Monday, February 4, 2019

The Image Book

In The Image Book, Jean-Luc Godard cites Brecht saying “Only a fragment carries the mark of authenticity.” The movie does to the history of cinema what the Tower of Babel did to language and it's the perfect complement to his Goodbye to Language (2014). The late work of artists can often represent an act of transcendence and here meaning itself is under attack. Not that the tidbits which makes up this edit or cut, which is certainly not a coherent narrative, don’t have their subliminal effect. Godard has always been a fetishist and there are scenes of analingus and naked women on leashes that fall under the rubric of "porn," a word that actually appears in the credits. And it wouldn’t be without interest to do an fMRI of moviegoers to see what part of the brain is being affected by the alternating scenes of sexuality, violence and scholarship. Is Godard alluding to Conrad when he introduces Under Western Eyes more than once or tipping his hat to Edward Said’s Orientalism when he cities Alexander Dumas’s L’Arabie Heureuse? What compendium of film imagery would be complete without L’Atalante and the famous scene of Michel Simon turning the record? One can’t but throw one’s hands up, displaying the old-fashioned primitive response that ingenues once showed for abstract expressionism. The only difference here is that your two-year-old couldn’t pull this off, since he or she wouldn’t have access to all the citations.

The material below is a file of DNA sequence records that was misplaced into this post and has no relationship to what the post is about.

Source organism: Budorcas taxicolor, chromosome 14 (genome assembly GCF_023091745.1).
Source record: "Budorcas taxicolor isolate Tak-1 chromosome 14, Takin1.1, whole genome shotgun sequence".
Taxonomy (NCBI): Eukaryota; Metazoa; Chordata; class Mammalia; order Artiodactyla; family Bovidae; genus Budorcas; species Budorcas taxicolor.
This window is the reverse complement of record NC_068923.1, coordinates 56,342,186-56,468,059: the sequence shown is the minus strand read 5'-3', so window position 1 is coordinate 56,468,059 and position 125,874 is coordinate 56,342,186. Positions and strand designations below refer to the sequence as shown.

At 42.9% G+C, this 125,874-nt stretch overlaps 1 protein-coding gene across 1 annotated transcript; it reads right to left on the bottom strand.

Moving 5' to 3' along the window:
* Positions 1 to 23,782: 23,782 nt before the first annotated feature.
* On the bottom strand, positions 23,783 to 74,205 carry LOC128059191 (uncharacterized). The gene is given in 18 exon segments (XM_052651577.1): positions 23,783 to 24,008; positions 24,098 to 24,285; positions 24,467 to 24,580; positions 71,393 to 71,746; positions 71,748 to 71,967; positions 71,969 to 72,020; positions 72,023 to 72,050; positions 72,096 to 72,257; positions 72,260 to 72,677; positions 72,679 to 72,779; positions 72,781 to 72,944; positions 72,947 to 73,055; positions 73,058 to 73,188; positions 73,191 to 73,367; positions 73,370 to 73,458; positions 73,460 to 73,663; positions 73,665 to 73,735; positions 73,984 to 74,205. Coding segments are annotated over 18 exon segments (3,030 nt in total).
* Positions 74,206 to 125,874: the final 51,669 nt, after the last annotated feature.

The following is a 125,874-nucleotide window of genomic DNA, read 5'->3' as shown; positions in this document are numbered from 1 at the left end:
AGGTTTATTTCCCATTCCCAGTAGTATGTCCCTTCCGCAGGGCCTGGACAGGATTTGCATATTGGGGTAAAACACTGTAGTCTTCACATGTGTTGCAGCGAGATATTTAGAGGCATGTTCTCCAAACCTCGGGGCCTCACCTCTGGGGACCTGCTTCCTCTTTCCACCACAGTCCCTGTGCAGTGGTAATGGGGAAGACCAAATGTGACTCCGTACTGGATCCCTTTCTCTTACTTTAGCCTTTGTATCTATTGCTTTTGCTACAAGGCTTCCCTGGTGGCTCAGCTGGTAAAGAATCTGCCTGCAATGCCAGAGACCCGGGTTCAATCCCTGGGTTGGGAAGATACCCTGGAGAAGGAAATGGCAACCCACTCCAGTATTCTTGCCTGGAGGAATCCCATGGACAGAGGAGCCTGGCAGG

No comments:

Post a Comment

Note: Only a member of this blog may post a comment.